Interview Transcripts

Marilyn K. Strube: Ghostwriter 9/22/05

Mary Rosenblum

Hello all!

 

Welcome to our Professional Connection live interview.

 

I'm particularly looking forward to our guest tonight.

 

Marilyn K. Strube is a ghostwriter for Guideposts, an inspirational magazine. Ghostwriting offers Marilyn the anonymity she covets while allowing her to work with fascinating individuals and craft their experiences into the kind of heartwarming stories that have made Guideposts #13 in circulation. Besides freelancing, she teaches university composition and is an ICL instructor.

 

I'm going to learn something here, too, because I know nothing about ghostwriting and it has always intrigued me.

 

Marilyn, welcome! Thanks so much for joining us tonight!

Marilyn Strube

My pleasure!

Mary Rosenblum

So how did you first get started in writing?

Marilyn Strube

I took an English Comp course in 1986 and loved it.

 

The teacher wrote nice things about my writing in the margins

 

and said I should try to get stuff published.

Mary Rosenblum

Well, that's where a lot of 'would be careers' end, Marilyn. How did you get beyond that point?

Marilyn Strube

Well, a lot of rejections, Mary!

 

And then I entered the Guideposts workshop contest and won it out of 6,500 people!

Mary Rosenblum

Wow, that's impressive!

sallyk

How did you get started in ghostwriting?

Marilyn Strube

More like a miracle.

 

I'd read GP all my life and I was very familiar with their story telling style.

 

I even told stories verbally like they did! :)

 

I got started through Guideposts. Many of their stories are ghostwritten.

 

That’s because they tell stories first person and not all story tellers are necessarily writers.

 

I help them tell their stories. J

Mary Rosenblum

You know, before we continue, maybe you should really define what ghostwriting is, for anyone in the audience who might not be sure of the definition. J

Marilyn Strube

Good idea.

 

Ghostwriting is when you write under another person's byline.

Mary Rosenblum

In other words, if someone tells first person about, say, their experiences in Katrina,

 

that person's name would be on the piece, but perhaps someone else actually put their story into prose?

Marilyn Strube

That's it exactly, Mary.

 

It's an ideal arrangement for me because I'm a very private person and I love writing first person stories

 

for someone else.

Mary Rosenblum

You know, Marilyn, this makes me wonder...how much is it a case of you sort of getting to share someone else's life for awhile? Really get into their personal experience? Is that part of it?

Marilyn Strube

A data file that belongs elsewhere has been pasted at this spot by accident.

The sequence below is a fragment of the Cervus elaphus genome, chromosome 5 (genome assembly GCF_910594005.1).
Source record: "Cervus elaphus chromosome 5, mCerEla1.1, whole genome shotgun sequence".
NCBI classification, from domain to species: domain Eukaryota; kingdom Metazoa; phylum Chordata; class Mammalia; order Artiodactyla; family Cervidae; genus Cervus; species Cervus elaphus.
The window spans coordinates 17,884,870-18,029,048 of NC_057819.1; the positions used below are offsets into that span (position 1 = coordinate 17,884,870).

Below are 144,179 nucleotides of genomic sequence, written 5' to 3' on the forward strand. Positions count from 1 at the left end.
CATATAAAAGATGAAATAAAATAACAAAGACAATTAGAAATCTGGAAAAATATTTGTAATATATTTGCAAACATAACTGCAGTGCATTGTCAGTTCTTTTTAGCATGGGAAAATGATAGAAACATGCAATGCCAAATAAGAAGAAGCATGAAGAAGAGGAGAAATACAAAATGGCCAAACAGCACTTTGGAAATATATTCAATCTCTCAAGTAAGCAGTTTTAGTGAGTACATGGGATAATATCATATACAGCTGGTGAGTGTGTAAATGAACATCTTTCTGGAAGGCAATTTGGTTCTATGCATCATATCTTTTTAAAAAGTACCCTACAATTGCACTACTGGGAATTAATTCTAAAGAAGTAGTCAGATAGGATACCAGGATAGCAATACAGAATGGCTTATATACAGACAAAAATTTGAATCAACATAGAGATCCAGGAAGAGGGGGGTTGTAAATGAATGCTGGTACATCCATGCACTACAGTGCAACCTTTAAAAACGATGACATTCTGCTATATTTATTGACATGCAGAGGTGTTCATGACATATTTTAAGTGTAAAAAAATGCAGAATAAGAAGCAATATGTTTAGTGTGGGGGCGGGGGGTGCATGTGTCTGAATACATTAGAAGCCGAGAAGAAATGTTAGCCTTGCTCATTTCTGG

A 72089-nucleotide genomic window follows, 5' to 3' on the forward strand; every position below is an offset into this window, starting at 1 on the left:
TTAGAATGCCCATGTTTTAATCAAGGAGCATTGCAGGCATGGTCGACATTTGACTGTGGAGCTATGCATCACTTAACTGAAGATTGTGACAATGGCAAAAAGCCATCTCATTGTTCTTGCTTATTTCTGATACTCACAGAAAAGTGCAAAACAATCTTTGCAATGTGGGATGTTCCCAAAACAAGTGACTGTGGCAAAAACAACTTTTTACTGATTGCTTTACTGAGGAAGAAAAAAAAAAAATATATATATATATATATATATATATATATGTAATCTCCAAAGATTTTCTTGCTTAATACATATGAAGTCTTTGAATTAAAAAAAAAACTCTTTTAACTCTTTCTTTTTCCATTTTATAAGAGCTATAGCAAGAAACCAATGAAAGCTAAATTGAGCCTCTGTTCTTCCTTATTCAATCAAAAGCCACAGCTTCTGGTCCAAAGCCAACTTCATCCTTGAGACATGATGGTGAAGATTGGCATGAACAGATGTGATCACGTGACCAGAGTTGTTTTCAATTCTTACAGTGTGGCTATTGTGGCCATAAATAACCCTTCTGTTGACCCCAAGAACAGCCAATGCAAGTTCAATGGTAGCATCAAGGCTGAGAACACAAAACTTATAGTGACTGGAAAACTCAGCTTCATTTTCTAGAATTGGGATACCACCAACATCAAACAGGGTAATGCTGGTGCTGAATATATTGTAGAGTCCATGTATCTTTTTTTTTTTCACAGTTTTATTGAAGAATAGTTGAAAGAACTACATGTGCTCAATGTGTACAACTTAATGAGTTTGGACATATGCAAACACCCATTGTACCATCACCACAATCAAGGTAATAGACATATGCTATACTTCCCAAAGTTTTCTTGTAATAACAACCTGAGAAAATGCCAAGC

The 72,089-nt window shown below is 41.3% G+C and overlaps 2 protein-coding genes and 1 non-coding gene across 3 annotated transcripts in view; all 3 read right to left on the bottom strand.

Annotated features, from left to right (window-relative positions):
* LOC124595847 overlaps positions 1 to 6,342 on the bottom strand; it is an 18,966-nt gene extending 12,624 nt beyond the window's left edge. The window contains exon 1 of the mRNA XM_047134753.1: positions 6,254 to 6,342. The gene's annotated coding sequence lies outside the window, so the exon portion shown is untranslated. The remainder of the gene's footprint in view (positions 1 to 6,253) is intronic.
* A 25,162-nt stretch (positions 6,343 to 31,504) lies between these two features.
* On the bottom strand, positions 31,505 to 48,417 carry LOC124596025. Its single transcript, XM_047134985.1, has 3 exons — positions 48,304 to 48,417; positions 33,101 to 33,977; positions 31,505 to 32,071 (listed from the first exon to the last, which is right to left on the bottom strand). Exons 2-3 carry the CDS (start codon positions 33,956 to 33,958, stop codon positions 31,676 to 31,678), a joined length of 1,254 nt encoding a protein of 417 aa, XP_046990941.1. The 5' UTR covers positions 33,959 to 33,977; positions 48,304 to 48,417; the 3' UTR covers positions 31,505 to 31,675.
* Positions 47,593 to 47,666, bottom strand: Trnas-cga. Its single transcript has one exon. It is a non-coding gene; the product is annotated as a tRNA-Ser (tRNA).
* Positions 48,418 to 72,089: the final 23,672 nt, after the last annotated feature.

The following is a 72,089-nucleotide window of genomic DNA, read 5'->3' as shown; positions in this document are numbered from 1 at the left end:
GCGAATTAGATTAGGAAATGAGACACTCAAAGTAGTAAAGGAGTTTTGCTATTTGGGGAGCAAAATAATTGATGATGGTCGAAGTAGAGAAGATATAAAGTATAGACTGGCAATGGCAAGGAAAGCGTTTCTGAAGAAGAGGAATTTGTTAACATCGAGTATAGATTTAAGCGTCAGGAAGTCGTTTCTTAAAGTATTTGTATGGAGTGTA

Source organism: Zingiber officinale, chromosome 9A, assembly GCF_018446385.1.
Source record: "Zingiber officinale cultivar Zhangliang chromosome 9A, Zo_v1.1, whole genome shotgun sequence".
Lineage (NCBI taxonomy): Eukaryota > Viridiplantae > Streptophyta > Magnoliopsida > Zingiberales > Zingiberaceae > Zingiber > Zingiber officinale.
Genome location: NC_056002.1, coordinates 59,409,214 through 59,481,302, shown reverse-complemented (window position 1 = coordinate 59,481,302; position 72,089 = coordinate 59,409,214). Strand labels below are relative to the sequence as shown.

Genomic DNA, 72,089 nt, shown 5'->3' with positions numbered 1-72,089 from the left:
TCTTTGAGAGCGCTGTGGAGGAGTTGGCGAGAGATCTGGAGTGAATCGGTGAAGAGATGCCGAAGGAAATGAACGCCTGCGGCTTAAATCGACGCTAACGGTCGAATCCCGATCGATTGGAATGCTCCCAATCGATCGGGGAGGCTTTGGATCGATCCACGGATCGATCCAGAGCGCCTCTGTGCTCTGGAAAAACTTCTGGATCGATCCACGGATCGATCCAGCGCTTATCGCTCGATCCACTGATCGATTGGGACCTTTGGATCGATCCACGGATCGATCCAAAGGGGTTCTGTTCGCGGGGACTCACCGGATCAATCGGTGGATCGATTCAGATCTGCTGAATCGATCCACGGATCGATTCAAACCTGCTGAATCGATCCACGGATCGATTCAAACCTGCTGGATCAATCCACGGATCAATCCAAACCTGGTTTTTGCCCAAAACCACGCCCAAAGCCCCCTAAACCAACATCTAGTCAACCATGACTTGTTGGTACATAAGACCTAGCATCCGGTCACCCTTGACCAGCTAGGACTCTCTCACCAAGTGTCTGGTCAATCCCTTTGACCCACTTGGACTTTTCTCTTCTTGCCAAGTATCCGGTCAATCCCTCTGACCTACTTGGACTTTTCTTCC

Wow, you really have a handle on my job, Mary.

 

That’s a huge part of it.

 

I rally need to get into a person's skin to be able to write from their POV.

 

Luckily, Guideposts runs the story by the subject before it ever gets to print to make sure it's accurate

 

and matches their voice.

Mary Rosenblum

Ah, I wondered.

starr r

Does this mean you're on Guidepost's staff, or is it all freelance?

Marilyn Strube

That’s a tough one to answer.

 

I'm not a staff writer BUT because I won the workshop I'm considered a contributing

 

writer and therefore have my own editor and he looks at my stuff the very day it comes in.

 

None of that slush pile business.

sallyk

Do you find the subjects or does the magazine? Or both?

Marilyn Strube

Great question! Both. I find stories in the paper and hanging around after church or meetings or in the student lounge

 

at the university where I work.

Mary Rosenblum

Ah, so you propose the subject to your editor, then?

Marilyn Strube

Yep. Thursdays are GP's editor meetings and they decide there which stories they'll go with. If mine is picked they make it an assignment.

Mary Rosenblum

So what is your working method here? Do you ask the subject to tell you his/her story? Tape record it? Use written notes?

Marilyn Strube

Yes, I say, "Hi, my name is Marilyn Strube and I'm a writer with Guideposts magazine.

 

I saw your story (or heard about it) and I'd love to talk with you further. Would you be interested in telling your story to Guideposts?

 

And I record it!

Mary Rosenblum

Then you write it up as a first person narrative, right? And submit it to your editor?

Marilyn Strube

That's correct, Mary. I warn the person that I

 

will be sending it to GP and they will be the ones taking over on their story.